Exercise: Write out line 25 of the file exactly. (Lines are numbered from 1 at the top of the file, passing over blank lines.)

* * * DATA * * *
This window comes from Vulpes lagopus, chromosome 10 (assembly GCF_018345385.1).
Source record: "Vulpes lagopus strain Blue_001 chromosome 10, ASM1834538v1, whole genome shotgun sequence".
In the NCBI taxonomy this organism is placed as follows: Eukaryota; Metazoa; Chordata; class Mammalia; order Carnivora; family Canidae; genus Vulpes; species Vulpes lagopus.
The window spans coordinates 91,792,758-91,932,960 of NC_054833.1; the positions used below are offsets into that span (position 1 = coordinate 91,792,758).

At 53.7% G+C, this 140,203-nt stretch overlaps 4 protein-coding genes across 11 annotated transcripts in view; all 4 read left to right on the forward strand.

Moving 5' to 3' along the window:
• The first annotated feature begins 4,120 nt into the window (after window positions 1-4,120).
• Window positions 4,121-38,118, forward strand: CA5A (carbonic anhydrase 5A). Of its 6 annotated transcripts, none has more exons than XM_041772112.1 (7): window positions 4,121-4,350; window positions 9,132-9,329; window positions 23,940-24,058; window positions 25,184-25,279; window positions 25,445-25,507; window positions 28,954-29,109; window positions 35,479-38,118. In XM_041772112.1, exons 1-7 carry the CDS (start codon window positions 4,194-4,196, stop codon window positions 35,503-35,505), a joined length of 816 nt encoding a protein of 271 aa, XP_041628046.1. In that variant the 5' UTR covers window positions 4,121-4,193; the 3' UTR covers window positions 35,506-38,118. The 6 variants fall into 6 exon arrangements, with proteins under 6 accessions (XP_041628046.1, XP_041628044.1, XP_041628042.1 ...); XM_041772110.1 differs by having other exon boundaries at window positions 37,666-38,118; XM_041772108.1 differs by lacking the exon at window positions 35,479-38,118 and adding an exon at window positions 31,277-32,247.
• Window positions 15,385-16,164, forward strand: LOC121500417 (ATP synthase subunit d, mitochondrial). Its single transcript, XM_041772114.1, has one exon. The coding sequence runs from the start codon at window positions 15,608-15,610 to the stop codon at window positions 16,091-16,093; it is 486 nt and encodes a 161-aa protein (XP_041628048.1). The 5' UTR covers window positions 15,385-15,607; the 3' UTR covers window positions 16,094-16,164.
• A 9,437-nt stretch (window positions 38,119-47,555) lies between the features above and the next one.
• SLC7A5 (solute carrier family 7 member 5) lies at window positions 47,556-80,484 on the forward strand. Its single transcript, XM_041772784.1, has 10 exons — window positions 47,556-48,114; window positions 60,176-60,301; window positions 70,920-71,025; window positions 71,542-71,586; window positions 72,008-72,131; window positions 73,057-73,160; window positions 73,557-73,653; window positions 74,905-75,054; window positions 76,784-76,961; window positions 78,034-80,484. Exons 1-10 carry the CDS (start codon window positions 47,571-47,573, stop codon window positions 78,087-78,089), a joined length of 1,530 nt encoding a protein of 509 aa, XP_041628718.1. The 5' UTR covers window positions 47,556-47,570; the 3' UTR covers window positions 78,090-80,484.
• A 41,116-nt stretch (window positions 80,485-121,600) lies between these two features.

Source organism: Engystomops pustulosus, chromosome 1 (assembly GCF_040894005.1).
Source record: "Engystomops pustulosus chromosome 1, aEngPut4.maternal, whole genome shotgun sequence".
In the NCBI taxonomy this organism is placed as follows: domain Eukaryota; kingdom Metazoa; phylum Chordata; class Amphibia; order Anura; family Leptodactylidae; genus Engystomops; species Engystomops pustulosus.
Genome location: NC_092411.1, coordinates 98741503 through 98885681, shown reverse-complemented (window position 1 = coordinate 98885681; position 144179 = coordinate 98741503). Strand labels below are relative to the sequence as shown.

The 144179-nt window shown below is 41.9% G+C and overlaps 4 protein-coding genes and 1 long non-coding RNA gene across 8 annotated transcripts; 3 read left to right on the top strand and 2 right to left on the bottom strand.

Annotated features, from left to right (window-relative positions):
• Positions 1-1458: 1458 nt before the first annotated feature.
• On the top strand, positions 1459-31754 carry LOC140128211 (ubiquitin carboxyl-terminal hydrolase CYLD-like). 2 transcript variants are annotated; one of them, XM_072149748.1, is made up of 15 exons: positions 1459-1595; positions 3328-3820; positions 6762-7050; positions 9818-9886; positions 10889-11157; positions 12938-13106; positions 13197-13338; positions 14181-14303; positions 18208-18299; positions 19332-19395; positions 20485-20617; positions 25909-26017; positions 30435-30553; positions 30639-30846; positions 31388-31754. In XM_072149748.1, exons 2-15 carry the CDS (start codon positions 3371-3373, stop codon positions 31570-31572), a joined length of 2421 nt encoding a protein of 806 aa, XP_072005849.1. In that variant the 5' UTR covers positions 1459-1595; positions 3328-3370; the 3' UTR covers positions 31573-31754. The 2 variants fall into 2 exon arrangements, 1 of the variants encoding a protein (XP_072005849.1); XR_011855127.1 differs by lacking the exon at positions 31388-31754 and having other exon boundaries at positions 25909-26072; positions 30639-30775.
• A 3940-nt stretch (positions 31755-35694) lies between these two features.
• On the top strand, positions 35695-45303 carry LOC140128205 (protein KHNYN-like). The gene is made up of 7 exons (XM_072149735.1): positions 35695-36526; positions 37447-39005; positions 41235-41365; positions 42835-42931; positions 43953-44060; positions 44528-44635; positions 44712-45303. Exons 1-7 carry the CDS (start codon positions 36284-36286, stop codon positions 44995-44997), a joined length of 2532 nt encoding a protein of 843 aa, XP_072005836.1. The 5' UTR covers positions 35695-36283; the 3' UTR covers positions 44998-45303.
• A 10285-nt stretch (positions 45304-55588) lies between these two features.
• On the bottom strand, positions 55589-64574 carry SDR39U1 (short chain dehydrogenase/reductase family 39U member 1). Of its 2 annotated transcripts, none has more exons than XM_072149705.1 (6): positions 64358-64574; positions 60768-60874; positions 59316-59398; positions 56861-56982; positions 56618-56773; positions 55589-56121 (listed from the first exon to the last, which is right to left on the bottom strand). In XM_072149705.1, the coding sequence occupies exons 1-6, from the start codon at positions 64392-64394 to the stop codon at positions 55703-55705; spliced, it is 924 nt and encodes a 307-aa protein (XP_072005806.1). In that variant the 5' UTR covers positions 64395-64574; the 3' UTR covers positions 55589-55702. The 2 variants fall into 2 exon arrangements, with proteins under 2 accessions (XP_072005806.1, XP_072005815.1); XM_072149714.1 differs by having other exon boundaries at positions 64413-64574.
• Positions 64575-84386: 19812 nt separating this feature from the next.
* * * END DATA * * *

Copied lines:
• Positions 64575-84386: 19812 nt separating this feature from the next.